ORANGE COUNTY IN BANKRUPTCY : O.C. Doomsayer Transformed Into a Visionary


He doesn’t seem like a prophet of doom, especially not when he’s wearing his Mickey Mouse “Leader of the Club” tie--as he was on his birthday last week--and driving his gull-winged Bricklin to a triumphal speech at the local Rotary Club.

In fact, John M. W. Moorlach seems almost giddy as he steps to the podium to remind his appreciative audience that he warned them during the spring that Orange County’s treasurer was taking enormous risks with the public’s money.

“I couldn’t believe how right I was,” Moorlach says, hunching toward the microphone and reflecting on an interview he gave just before the county declared bankruptcy Dec. 6.


What’s more, he said, after rereading an eight-page, doomsday letter he sent to County Board of Supervisors Chairman Thomas F. Riley on May 31, he realized that his dire prediction about the county’s future “wasn’t just kind of close. It looked like I wrote it yesterday!”

Nearly three weeks after Orange County’s extraordinary plunge into bankruptcy, Moorlach’s personal and political stock is soaring on the strength of how right he was. He is pondering his suddenly bright future as a candidate for office and fielding nearly nonstop phone calls from reporters, friends and admirers across the country.

Should Moorlach run for the state Senate seat being vacated next month by Marian Bergeson? Or should he hope that the Board of Supervisors will decide next spring to replace disgraced former Treasurer Robert L. Citron with Moorlach, who predicted Orange County’s financial collapse?

Although Thomas L. Daxon, a former Oklahoma finance director, was appointed last week to an interim, four-month term as treasurer, Moorlach, 39, makes no secret that he still wants the job--but with conditions.

“I want to be part of the rehabilitation plan, but I want to play a key role,” he said. “If it’s just a little role, I’ve got a better life. I don’t need that.”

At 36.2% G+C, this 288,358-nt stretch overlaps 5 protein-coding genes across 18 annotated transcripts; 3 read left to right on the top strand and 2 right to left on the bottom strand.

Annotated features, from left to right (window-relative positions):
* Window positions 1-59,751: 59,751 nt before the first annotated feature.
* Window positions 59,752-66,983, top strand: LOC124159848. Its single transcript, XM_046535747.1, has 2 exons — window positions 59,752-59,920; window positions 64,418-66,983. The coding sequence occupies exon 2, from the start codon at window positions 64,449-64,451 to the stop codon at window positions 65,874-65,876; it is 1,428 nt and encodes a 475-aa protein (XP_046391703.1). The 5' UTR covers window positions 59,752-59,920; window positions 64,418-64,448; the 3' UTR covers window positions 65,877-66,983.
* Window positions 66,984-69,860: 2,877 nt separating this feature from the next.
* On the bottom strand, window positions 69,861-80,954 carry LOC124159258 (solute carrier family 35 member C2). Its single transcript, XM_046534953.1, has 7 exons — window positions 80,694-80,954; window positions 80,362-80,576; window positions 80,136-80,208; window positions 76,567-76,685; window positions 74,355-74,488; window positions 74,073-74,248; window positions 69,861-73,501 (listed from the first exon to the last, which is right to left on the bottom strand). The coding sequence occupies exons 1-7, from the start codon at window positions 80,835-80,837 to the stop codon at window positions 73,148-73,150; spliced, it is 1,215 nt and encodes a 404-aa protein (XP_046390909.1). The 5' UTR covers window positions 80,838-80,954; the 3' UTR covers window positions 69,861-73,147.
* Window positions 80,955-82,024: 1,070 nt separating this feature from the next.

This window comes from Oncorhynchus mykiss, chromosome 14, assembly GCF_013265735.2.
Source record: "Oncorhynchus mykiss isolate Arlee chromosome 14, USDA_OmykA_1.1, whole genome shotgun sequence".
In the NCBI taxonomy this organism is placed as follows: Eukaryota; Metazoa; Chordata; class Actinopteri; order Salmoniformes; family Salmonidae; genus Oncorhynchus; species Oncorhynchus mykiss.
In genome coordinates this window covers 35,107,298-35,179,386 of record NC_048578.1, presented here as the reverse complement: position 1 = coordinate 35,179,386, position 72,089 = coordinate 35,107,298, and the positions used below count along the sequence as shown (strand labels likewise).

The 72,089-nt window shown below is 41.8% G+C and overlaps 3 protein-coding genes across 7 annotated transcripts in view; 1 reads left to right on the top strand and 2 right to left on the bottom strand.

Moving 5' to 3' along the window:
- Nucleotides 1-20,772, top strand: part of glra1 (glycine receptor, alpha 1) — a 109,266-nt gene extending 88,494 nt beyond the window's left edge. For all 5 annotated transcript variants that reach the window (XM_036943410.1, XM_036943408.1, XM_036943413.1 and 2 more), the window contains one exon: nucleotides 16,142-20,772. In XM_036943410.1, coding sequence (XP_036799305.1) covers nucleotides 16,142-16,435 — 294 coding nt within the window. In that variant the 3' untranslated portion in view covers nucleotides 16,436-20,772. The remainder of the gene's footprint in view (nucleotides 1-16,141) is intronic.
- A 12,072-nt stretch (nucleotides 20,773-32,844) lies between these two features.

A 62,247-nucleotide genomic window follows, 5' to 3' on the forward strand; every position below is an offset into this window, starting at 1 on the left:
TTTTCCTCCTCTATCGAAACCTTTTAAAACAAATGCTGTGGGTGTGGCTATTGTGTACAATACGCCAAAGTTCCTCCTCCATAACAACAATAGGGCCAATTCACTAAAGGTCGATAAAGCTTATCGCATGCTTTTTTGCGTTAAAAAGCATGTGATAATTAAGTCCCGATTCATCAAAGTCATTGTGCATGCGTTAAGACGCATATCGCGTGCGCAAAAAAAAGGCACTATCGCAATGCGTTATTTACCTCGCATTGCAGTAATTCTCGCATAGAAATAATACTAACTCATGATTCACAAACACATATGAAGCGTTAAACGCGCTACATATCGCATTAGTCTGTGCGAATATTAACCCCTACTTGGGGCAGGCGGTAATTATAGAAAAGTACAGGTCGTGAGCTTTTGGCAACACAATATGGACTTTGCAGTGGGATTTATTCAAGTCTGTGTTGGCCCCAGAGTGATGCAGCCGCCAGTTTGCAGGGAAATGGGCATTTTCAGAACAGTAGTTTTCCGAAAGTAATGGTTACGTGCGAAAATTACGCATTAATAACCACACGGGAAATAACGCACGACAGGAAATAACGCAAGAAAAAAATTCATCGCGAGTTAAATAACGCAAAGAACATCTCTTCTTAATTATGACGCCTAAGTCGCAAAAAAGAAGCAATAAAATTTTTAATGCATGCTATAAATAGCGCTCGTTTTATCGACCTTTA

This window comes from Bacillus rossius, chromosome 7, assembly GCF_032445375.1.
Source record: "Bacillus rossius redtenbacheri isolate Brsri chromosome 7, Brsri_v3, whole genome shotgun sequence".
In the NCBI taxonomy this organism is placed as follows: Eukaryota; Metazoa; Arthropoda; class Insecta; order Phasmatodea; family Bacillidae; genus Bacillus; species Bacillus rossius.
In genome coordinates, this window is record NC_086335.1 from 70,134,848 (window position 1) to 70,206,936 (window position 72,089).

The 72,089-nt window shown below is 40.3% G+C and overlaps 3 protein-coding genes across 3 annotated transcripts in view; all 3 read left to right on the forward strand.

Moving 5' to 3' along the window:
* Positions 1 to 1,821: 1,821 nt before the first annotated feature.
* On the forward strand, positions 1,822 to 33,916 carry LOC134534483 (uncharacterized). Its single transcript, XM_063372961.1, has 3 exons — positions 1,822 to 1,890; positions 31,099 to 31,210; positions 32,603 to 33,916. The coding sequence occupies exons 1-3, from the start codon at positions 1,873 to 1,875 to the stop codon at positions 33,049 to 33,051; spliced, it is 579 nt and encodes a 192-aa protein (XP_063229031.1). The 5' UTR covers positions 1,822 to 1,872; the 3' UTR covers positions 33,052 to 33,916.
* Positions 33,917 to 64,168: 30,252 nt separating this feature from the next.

Heady times, indeed, for a certified public accountant and Republican Party activist who was so little known in February that almost no one showed up when he announced his challenge to longtime incumbent Citron--and who lost the June election to Citron by a 61%-39% margin.

During the campaign, Moorlach was first dismissed by Citron and his allies, then accused of sparking baseless fears among the county’s investors. Prominent Republicans such as Bergeson withdrew their support. Finally, Moorlach was ridiculed by Citron as Chicken Little, witlessly foretelling disaster.

To be proved right so quickly after such a resounding defeat feels pretty good now, even as Moorlach expresses sadness about the impact of the financial debacle on the citizens of Orange County.

“There is a God,” he told his fellow Rotarians during his nearly hourlong speech last week. “To be vindicated within six months is pretty amazing to me. But this is not the way I wanted it.”

Local Republican politicos are almost gushing about the opportunity that awaits him.

“I think (Moorlach) is the most sparkling star in the Orange County Republican galaxy at the moment,” said Tom Fuentes, the local Republican chairman.

Even those who have occasionally opposed Moorlach before concede that the biggest municipal bankruptcy in history has jump-started his political career.

“Being right on something like this has a tendency to put you in a good political position,” said Costa Mesa City Councilwoman Mary Hornbuckle, who supported Moorlach’s campaign but has often quarreled with him on issues affecting the city where they both live.

Bergeson and Jim Silva, the two supervisors-elect who will take their seats next month, have joined Supervisor William G. Steiner in saying they would support Moorlach’s appointment to the treasurer’s job. Riley, who is retiring from the board next week, declined to comment on the issue Saturday, noting that he was unlikely to be in office when the decision is made. Other supervisors could not be reached for comment.

The financial crisis has so burnished Moorlach’s reputation that many who once opposed him decline to criticize him, at least publicly.